The Business of Building Bridges
By Adela Mendoza and Lindsey Tabor
Bridge building is the art of connection. Bridge builders bring unacquainted groups closer, multiplying mutual knowledge and collaboration to create a shared path forward. The bridge between Hispanic businesses and the mainstream business community has been under construction for years in South Carolina. The current pandemic is catalyzing this work, de-emphasizing cultural differences and cutting through the status quo to create unprecedented common ground - ripe for bridge building.
Hispanic Alliance and Integrated Media, publisher of Greenville Business Magazine, Columbia Business Monthly and Charleston Business Magazine, are partnering on a statewide journey to strengthen these vital connections and to inspire local economies to build stronger bridges toward prosperity.
We begin with a snapshot of the Hispanic Alliance (HA) model of fostering cross-cultural business and community collaborations. Mutual benefit and empowerment undergird all HA initiatives and all good business partnerships. Canasta Básica demonstrates how to leverage the richness of the cultural traditions and values of Hispanic communities, honoring them to create trusting relationships and thriving communities.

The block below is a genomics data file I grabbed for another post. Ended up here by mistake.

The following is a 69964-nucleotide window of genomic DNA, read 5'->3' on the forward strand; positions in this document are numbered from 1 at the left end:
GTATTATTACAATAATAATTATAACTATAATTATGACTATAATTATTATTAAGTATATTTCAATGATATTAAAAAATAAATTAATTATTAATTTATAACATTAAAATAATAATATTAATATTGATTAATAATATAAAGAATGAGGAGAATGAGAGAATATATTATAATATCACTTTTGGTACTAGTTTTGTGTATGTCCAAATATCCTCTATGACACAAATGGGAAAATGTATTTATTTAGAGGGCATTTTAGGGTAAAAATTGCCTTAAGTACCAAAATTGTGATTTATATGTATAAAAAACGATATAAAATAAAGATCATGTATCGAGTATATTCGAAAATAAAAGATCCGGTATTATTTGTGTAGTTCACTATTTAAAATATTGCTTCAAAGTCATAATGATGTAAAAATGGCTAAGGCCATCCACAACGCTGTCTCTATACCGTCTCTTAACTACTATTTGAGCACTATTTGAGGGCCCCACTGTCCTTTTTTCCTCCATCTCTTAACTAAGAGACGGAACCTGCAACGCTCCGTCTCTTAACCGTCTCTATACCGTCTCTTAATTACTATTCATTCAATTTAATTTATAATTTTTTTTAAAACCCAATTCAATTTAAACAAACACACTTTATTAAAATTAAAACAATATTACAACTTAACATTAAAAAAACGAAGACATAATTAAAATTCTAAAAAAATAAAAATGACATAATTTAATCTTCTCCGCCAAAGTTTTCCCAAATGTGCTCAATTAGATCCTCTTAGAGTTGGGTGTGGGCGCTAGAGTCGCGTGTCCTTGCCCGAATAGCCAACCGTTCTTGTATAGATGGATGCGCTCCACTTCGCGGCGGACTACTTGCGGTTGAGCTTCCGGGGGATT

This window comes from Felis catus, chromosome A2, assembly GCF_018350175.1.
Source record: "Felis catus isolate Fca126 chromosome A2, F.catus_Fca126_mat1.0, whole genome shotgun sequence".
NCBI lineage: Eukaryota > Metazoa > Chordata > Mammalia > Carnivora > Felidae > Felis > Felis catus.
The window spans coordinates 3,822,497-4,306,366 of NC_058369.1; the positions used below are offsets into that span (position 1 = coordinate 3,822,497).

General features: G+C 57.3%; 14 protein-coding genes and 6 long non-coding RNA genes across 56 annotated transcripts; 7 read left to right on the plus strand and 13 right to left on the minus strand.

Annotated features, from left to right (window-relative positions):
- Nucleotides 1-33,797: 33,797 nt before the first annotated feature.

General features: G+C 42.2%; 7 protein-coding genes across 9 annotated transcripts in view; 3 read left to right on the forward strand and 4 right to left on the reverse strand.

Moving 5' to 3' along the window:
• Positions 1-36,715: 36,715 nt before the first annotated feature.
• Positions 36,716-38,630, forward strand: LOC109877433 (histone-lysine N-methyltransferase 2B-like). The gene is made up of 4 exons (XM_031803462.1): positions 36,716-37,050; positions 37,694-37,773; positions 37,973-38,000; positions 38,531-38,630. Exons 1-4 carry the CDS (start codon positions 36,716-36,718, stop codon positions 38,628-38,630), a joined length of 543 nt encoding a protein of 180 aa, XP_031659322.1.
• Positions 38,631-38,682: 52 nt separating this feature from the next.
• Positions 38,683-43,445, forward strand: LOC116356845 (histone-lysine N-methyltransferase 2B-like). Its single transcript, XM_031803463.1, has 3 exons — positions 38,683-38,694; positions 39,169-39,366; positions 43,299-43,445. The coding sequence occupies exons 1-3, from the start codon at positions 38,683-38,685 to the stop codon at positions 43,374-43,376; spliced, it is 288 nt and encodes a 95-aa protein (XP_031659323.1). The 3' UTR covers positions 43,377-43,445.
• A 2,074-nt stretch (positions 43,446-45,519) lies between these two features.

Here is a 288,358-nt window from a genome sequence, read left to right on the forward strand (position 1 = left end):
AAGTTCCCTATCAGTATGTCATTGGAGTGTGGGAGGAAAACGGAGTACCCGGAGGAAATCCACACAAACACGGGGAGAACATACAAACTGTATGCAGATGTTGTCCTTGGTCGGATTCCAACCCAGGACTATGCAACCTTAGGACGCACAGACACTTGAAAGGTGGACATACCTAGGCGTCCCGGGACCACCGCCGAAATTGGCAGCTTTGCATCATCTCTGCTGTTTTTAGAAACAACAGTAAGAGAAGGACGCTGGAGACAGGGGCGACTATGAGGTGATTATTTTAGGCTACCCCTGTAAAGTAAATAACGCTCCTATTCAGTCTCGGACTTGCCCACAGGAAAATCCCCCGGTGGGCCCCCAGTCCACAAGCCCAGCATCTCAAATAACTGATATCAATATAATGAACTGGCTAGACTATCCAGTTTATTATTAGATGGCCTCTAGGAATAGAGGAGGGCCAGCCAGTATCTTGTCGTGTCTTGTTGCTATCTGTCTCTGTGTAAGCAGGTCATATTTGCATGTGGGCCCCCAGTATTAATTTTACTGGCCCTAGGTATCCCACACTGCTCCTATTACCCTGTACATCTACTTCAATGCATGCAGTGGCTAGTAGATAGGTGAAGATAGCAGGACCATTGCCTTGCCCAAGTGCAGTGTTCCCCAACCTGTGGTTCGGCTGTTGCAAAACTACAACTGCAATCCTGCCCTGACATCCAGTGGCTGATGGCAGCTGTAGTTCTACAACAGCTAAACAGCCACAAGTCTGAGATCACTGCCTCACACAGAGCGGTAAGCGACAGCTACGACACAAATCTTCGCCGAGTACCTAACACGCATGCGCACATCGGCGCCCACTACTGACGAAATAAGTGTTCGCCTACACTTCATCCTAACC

Canasta Básica (“basic basket”) is a term well known across Latin America used by governments to monitor inflation and ensure food security. A canasta contains the staple ingredients underlying all family meals, and here in Greenville, it contains a message of hope, familiarity and solidarity. HA asked Hispanic grocers to contribute these food items at cost, supplemented by grant-funded vouchers for their store, which families used to choose their own fresh ingredients.
Intended to relieve rising food instability in the Hispanic community, Canasta Básica helps Hispanic businesses balance their own stability with feeding their neighbors. Local businesses received a bump in revenue, families can access food with dignity, and normalcy is returned to the relationship between proprietor and customer.
The trust and loyalty implicit in that relationship is an incredible asset. Jorge Celis, owner of Supermercado Los Arcos, HA’s first Canasta Básica partner, recalls how a man approached him his first day in Greenville to orient him to his role in the community: “The man gave me his hand, embraced me, and thanked me for setting up a store in this location.”
He had previously relied on his children to drive him a long distance to the nearest Latin grocer.
This is key to understanding the evolution happening in Hispanic communities. Entrepreneurs who step into a “Latin food desert” build a homey oasis for culture-fatigued Hispanic residents. Stores offer remittance services, familiar foods and products, fresh traditional breads and sometimes a small eatery. Supermercados and tiendas become the trusted center of their Hispanic neighborhoods, making their inclusion vital in any attempt to engage that community.